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From Wikipedia, the free encyclopedia

The Aqueduct on Caesarea beach
Hebrew קֵיסָרְיָה
(Translit.) Keisarya
Also spelled Qesarya (officially)
District Haifa
Coordinates 32°30′N 34°54′E / 32.5°N 34.9°E / 32.5; 34.9Coordinates: 32°30′N 34°54′E / 32.5°N 34.9°E / 32.5; 34.9
Population 4,400 (2006)
Jurisdiction 35,000 dunams (35 km2; 14 sq mi)
Caesarea is located in Israel

Caesarea (Hebrew: קֵיסָרְיָה‎; Arabic: قيسارية‎, Kaysaria) is a town in Israel on the outskirts of Caesarea Maritima, the ancient port city. It is located mid-way between Tel Aviv and Haifa (45 km), on the Israeli Mediterranean coast near the city of Hadera. Modern Caesarea as of December 2007 has a population of 4,500 people,[1] and is the only Israeli locality managed by a private organization, the Caesarea Development Corporation, and also one the most populous localities not recognized as a local council. It lies under the jurisdiction of the Hof HaCarmel Regional Council.




Early history

Caesarea is believed to have been built on the ruins of Stratonospyrgos (Straton's Tower), founded by Straton I of Sidon. It was probably an agricultural storehouse in its earliest configuration.[2] In 90 BCE, Alexander Jannaeus captured Straton's Tower as part of his policy of developing the shipbuilding industry and enlarging the Hasmonean kingdom. Straton's Tower remained a Jewish city for two generations, until the Roman conquest of 63 BCE when the Romans declared it an autonomous city. The pagan city underwent vast changes under Herod the Great, who renamed it Caesarea in honor of the Roman emperor, Julius Caesar.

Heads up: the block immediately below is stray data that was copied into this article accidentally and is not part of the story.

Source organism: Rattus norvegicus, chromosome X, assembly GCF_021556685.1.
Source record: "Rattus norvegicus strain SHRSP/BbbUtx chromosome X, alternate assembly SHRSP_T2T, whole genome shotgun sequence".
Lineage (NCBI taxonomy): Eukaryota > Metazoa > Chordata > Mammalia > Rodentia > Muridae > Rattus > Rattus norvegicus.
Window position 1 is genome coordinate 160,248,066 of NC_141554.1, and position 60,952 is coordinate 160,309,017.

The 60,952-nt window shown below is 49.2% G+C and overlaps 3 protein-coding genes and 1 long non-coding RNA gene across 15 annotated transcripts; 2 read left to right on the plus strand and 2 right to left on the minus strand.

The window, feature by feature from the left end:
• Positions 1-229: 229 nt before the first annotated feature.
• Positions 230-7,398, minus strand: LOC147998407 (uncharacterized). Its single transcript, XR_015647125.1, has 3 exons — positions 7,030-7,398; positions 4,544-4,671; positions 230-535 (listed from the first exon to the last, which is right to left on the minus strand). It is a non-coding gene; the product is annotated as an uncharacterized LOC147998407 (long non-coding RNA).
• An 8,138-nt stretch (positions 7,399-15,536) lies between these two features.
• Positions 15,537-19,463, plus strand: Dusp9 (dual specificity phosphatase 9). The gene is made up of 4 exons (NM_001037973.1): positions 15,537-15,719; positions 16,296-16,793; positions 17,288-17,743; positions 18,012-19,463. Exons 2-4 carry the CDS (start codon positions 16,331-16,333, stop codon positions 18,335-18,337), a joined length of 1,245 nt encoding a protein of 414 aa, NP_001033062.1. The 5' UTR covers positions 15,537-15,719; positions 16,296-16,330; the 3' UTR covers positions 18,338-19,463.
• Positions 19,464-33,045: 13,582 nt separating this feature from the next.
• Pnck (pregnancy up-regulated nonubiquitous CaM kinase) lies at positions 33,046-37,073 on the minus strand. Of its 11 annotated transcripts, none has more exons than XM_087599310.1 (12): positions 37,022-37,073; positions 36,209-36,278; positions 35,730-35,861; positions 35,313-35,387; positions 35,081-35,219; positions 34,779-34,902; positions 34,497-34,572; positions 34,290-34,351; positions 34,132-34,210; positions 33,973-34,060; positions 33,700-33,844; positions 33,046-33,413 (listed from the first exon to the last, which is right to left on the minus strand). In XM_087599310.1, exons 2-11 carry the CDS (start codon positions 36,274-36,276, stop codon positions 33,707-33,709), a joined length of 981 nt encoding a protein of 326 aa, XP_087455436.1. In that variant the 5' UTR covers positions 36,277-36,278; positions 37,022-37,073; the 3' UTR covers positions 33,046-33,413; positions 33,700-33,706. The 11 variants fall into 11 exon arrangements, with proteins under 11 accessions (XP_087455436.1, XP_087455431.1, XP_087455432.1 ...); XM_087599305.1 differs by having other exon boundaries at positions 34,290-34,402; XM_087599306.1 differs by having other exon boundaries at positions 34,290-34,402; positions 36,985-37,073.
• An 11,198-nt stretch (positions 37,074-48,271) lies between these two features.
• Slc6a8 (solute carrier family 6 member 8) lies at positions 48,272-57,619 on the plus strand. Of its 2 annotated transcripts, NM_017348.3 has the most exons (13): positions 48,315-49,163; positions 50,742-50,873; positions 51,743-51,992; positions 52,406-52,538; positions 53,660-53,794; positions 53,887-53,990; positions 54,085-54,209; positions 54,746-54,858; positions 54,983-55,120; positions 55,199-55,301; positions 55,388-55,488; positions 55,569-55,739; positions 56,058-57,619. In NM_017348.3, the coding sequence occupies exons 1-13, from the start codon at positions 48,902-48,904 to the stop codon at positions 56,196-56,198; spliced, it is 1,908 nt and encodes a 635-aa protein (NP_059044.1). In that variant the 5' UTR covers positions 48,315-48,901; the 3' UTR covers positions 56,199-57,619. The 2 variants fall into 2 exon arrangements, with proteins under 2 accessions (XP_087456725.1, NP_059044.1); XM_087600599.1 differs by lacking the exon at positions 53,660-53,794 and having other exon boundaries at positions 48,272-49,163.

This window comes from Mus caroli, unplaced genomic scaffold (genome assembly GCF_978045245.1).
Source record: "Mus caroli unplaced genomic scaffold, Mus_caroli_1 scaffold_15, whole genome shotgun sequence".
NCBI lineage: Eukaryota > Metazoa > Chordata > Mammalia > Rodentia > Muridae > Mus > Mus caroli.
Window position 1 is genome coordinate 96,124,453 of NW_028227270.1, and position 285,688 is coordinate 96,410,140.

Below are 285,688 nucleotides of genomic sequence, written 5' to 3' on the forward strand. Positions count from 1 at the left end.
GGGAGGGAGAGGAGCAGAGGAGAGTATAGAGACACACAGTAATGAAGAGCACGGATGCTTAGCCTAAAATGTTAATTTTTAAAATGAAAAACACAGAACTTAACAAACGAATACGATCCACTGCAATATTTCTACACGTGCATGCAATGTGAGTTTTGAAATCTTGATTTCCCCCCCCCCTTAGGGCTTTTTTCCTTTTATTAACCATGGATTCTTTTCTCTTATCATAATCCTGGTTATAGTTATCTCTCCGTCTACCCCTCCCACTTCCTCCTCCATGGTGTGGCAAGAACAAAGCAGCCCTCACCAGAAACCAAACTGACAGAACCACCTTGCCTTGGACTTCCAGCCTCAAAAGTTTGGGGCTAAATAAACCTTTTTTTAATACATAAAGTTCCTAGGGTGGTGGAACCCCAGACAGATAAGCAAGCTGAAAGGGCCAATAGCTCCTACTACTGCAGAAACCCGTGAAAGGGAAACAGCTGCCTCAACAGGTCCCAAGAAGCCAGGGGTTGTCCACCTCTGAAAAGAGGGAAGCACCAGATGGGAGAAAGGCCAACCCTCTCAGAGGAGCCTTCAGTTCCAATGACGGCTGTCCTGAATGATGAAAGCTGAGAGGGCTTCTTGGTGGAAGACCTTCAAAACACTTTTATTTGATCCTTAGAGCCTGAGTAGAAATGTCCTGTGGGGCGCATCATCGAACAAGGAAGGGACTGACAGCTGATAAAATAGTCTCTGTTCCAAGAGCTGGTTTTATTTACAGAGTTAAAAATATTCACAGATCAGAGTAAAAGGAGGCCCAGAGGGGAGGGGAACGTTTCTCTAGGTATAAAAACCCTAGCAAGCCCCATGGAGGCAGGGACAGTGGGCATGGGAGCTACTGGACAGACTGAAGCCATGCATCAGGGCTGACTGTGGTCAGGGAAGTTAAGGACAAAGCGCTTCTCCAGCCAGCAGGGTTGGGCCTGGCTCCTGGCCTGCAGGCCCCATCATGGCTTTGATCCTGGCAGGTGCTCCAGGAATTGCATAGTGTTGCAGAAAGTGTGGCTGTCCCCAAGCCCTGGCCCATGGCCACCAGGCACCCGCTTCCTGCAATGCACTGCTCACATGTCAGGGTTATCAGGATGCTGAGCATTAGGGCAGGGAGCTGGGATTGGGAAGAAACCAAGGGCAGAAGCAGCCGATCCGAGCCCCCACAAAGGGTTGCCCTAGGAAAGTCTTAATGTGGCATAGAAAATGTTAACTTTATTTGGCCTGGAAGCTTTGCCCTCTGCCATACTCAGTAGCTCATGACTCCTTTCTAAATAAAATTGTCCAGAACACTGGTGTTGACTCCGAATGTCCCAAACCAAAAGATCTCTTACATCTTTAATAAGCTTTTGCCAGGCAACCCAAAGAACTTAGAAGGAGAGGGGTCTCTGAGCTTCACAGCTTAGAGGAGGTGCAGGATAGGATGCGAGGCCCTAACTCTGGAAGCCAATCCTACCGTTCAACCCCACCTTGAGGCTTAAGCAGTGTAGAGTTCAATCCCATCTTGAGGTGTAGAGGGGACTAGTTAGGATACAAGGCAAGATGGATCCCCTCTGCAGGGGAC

In 22 BCE, Herod began construction of a deep sea harbor and built storerooms, markets, wide roads, baths, temples to Rome and Augustus, and imposing public buildings.[3] Every five years the city hosted major sports competitions, gladiator games, and theatrical productions.

Caesarea also flourished during the Byzantine period. In the 3rd century the Jewish sages exempted the city from Jewish commandments as by this time the majority of the inhabitants were non-Jewish.[4] The city was chiefly a commercial centre relying on trade. The area was only seriously farmed during the Rashidun Caliphate period, apparently until the Crusader conquest in the eleventh century.[4] Over time, the farms were buried under the sands shifting along the shores of the Mediterranean.

A portion of the Crusader walls and moat, as they exist today

In 1251, Louis IX fortified the city. The French king ordered the construction of high walls (parts of which are still standing) and a deep moat. However strong the walls were, they could not keep out the sultan Baybars, who ordered his troops to scale the walls in several places simultaneously, enabling them to penetrate the city.

Caesarea lay in ruins until the nineteenth century when the village of Qisarya (Arabic: قيسارية‎, the Arabic name for Caesarea) was established in 1884 by Muslim immigrants from Bosnia who built a small fishing village on the ruins of the Crusader fortress on the coast.[5][6] The kibbutz of Sdot Yam was established 1 km south in 1940. Many of Qisarya's inhabitants left before 1948, when a railway was built bypassing the port, ruining their livelihood. Qisarya had a population of 960 in 1945.[7] During the 1948 Arab-Israeli War part of the population fled for fear of attacks, before it was conquered by Jewish forces in February, after which the remaining inhabitants were expelled and the village houses were demolished.[8]